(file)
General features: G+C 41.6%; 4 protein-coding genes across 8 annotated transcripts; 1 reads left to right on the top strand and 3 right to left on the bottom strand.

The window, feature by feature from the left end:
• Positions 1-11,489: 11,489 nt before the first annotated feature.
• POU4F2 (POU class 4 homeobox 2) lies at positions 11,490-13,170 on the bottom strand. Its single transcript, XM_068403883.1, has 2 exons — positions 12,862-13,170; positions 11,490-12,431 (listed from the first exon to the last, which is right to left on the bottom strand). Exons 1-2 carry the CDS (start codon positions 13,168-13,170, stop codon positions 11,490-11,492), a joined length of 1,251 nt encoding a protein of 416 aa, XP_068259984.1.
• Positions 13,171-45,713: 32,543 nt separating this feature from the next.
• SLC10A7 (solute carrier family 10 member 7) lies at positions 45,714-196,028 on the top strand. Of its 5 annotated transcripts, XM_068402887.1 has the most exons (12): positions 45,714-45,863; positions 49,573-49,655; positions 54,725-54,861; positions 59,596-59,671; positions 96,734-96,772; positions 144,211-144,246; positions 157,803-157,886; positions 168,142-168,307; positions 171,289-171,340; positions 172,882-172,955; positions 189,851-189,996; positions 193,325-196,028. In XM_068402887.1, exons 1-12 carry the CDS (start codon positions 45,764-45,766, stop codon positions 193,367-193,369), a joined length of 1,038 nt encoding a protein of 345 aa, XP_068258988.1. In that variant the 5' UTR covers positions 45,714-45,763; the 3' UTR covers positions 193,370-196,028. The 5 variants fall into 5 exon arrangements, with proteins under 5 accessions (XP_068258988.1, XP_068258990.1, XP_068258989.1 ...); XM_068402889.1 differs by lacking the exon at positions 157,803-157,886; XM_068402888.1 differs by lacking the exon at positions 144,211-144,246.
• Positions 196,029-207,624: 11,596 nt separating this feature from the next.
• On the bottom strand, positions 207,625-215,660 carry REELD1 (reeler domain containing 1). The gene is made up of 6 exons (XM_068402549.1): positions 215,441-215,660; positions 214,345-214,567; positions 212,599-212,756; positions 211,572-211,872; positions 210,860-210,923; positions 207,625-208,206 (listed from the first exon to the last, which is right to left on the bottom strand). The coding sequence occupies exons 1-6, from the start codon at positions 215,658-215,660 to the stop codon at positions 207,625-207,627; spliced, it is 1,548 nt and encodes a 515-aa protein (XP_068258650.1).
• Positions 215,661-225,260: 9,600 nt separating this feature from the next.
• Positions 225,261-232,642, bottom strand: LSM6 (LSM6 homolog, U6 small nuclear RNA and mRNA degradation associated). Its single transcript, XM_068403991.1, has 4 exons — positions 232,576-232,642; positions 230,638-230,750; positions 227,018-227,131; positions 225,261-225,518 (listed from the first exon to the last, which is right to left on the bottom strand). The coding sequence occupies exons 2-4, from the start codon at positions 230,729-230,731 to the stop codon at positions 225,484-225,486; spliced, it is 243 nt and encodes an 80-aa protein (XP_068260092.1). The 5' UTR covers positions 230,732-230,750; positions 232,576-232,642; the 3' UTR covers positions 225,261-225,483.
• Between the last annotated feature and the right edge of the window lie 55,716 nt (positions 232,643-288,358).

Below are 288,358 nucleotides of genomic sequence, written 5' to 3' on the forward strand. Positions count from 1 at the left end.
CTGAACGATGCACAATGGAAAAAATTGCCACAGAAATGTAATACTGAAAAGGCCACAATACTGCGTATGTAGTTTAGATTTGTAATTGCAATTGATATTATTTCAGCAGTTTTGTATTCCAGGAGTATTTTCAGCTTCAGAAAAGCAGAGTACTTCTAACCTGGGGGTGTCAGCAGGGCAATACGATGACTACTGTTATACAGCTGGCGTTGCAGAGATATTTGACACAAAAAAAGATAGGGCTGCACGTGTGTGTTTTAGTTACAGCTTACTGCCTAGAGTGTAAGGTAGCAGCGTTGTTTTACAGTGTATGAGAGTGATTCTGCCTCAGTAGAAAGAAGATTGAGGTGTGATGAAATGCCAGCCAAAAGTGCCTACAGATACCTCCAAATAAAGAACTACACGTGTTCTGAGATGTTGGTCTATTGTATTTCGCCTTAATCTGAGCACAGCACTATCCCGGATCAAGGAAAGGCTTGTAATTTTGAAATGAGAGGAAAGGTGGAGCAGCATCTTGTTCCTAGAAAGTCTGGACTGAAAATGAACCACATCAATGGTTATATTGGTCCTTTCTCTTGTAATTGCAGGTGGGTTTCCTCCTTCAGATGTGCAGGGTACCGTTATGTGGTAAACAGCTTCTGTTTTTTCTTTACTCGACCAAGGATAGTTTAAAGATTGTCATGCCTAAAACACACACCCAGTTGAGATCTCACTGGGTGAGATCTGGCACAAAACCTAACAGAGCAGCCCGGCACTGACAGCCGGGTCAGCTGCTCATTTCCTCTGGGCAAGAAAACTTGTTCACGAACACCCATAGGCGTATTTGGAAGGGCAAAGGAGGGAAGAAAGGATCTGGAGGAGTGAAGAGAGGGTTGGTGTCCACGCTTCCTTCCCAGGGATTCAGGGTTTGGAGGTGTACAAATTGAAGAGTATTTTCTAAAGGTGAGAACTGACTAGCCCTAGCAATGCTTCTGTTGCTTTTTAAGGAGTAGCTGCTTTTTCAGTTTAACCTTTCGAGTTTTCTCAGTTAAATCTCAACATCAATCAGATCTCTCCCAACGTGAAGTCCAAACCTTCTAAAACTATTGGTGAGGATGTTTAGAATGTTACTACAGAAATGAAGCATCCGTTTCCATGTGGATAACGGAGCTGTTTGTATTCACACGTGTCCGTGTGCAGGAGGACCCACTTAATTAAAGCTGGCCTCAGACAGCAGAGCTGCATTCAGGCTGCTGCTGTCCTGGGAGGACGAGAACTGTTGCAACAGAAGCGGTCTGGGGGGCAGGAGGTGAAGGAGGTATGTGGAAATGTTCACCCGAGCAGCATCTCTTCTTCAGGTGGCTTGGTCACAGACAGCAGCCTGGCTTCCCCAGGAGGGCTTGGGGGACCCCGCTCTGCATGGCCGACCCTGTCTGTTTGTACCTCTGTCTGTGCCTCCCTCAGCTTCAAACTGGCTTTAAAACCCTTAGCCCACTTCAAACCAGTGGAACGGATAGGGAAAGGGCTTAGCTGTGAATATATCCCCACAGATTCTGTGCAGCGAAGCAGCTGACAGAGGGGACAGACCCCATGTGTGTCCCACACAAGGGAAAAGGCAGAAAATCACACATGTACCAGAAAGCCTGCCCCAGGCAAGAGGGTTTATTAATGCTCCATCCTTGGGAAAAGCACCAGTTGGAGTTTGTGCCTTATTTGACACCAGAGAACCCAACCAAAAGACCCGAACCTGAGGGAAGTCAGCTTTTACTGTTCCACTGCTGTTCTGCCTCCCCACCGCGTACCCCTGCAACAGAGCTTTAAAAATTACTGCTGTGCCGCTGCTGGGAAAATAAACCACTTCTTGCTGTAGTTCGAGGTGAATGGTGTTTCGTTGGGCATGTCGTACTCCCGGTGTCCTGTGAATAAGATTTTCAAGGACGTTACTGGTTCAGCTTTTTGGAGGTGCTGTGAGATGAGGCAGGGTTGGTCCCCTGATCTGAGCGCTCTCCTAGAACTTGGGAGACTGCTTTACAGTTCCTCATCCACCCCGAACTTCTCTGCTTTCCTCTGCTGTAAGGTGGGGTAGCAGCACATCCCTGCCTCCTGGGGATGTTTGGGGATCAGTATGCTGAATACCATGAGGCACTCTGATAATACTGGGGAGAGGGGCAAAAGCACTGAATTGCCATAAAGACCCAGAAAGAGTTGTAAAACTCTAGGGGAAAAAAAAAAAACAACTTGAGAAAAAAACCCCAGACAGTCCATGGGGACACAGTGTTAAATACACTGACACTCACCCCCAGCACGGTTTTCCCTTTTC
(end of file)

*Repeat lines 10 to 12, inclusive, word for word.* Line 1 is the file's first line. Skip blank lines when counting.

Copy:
• Positions 225,261-232,642, bottom strand: LSM6 (LSM6 homolog, U6 small nuclear RNA and mRNA degradation associated). Its single transcript, XM_068403991.1, has 4 exons — positions 232,576-232,642; positions 230,638-230,750; positions 227,018-227,131; positions 225,261-225,518 (listed from the first exon to the last, which is right to left on the bottom strand). The coding sequence occupies exons 2-4, from the start codon at positions 230,729-230,731 to the stop codon at positions 225,484-225,486; spliced, it is 243 nt and encodes an 80-aa protein (XP_068260092.1). The 5' UTR covers positions 230,732-230,750; positions 232,576-232,642; the 3' UTR covers positions 225,261-225,483.
• Between the last annotated feature and the right edge of the window lie 55,716 nt (positions 232,643-288,358).

Below are 288,358 nucleotides of genomic sequence, written 5' to 3' on the forward strand. Positions count from 1 at the left end.